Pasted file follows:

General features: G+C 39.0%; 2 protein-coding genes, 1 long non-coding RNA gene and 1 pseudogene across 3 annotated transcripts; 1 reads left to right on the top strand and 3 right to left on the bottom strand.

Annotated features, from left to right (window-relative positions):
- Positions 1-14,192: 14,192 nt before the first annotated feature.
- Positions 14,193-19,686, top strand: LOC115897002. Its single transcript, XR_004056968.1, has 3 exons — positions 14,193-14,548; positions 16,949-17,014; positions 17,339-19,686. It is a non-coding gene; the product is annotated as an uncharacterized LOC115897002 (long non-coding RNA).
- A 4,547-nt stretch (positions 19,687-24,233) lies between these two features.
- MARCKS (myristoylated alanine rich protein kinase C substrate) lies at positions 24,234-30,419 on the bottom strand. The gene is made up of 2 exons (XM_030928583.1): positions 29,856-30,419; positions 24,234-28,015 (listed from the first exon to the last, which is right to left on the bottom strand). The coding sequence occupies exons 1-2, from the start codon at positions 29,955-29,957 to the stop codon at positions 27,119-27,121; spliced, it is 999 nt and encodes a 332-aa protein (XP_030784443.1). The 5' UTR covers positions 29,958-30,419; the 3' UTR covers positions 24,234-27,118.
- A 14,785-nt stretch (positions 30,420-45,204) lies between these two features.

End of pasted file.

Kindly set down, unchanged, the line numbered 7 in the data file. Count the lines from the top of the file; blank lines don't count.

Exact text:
- A 14,785-nt stretch (positions 30,420-45,204) lies between these two features.